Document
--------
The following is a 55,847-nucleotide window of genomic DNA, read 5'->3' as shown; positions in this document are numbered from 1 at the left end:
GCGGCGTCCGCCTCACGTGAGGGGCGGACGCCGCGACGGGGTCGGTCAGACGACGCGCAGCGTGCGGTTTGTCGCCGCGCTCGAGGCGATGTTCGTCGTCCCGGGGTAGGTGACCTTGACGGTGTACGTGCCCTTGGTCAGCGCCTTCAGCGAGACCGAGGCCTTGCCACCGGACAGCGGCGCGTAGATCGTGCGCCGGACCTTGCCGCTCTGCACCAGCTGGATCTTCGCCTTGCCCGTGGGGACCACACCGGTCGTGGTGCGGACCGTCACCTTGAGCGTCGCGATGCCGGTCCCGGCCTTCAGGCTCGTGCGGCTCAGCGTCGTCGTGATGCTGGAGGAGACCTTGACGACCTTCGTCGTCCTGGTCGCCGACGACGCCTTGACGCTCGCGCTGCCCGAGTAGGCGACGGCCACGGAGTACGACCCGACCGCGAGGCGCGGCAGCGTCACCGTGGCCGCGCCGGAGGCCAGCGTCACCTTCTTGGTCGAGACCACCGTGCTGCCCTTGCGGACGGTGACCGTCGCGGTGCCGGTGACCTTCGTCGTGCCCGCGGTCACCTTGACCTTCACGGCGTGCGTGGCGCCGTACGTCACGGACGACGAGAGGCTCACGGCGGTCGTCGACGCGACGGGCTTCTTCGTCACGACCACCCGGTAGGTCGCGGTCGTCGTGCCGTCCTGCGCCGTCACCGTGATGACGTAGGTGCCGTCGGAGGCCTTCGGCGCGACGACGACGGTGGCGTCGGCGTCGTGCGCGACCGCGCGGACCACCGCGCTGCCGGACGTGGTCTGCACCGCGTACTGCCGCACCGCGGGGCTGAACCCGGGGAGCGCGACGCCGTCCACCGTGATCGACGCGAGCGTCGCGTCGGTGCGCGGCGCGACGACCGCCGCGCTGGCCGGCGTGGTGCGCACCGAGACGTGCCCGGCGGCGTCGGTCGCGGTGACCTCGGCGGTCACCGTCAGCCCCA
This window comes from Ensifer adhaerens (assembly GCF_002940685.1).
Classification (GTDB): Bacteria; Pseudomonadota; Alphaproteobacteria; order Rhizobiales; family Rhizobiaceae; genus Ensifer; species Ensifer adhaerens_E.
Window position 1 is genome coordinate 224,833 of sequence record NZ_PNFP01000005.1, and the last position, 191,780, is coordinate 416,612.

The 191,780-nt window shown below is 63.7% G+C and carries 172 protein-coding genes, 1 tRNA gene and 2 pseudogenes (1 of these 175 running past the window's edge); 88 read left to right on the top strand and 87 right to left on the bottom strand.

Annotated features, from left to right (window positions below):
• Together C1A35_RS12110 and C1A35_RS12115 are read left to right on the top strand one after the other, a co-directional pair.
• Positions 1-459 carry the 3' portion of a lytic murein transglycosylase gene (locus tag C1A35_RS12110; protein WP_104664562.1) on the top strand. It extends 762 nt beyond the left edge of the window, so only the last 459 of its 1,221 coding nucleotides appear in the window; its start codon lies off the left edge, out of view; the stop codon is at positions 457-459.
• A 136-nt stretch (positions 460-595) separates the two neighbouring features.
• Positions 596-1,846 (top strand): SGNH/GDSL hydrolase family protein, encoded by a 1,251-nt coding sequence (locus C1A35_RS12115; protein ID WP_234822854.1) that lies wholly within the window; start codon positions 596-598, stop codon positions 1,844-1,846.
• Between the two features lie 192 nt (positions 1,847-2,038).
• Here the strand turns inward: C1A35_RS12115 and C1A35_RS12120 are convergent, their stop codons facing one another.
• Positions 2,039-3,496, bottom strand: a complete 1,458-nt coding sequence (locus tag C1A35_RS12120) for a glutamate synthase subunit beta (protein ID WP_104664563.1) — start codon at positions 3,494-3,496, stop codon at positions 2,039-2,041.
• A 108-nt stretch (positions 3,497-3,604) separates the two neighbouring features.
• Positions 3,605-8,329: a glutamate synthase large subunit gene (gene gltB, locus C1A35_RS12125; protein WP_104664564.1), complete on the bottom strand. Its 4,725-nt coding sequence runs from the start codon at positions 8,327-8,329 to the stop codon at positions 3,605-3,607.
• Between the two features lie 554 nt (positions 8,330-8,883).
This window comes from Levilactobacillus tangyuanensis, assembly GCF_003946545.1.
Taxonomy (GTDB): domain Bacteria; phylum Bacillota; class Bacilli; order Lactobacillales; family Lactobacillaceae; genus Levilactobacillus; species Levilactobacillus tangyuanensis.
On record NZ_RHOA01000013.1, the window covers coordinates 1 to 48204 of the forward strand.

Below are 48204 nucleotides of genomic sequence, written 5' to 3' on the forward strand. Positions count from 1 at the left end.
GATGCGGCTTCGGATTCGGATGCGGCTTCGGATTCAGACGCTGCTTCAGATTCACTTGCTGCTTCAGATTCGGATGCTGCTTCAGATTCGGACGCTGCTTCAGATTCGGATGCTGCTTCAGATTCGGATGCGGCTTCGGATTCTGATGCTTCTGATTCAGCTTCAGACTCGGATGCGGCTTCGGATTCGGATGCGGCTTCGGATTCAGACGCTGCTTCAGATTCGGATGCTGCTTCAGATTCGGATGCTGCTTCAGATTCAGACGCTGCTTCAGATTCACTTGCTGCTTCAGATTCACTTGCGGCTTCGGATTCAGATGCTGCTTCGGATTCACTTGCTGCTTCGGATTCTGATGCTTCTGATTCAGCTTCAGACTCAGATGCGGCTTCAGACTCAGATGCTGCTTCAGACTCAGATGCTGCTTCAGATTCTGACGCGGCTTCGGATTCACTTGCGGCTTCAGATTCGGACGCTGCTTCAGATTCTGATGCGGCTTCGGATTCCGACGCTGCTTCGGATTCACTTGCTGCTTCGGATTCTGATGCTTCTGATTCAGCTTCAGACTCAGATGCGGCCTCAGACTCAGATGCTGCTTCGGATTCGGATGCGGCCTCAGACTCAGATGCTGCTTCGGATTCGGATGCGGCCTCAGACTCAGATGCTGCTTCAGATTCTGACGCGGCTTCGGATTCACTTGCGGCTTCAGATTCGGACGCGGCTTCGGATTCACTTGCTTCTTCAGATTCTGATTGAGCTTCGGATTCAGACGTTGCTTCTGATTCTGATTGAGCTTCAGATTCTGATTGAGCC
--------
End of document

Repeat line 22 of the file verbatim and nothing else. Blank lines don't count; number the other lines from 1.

GATGCGGCTTCGGATTCGGATGCGGCTTCGGATTCAGACGCTGCTTCAGATTCACTTGCTGCTTCAGATTCGGATGCTGCTTCAGATTCGGACGCTGCTTCAGATTCGGATGCTGCTTCAGATTCGGATGCGGCTTCGGATTCTGATGCTTCTGATTCAGCTTCAGACTCGGATGCGGCTTCGGATTCGGATGCGGCTTCGGATTCAGACGCTGCTTCAGATTCGGATGCTGCTTCAGATTCGGATGCTGCTTCAGATTCAGACGCTGCTTCAGATTCACTTGCTGCTTCAGATTCACTTGCGGCTTCGGATTCAGATGCTGCTTCGGATTCACTTGCTGCTTCGGATTCTGATGCTTCTGATTCAGCTTCAGACTCAGATGCGGCTTCAGACTCAGATGCTGCTTCAGACTCAGATGCTGCTTCAGATTCTGACGCGGCTTCGGATTCACTTGCGGCTTCAGATTCGGACGCTGCTTCAGATTCTGATGCGGCTTCGGATTCCGACGCTGCTTCGGATTCACTTGCTGCTTCGGATTCTGATGCTTCTGATTCAGCTTCAGACTCAGATGCGGCCTCAGACTCAGATGCTGCTTCGGATTCGGATGCGGCCTCAGACTCAGATGCTGCTTCGGATTCGGATGCGGCCTCAGACTCAGATGCTGCTTCAGATTCTGACGCGGCTTCGGATTCACTTGCGGCTTCAGATTCGGACGCGGCTTCGGATTCACTTGCTTCTTCAGATTCTGATTGAGCTTCGGATTCAGACGTTGCTTCTGATTCTGATTGAGCTTCAGATTCTGATTGAGCC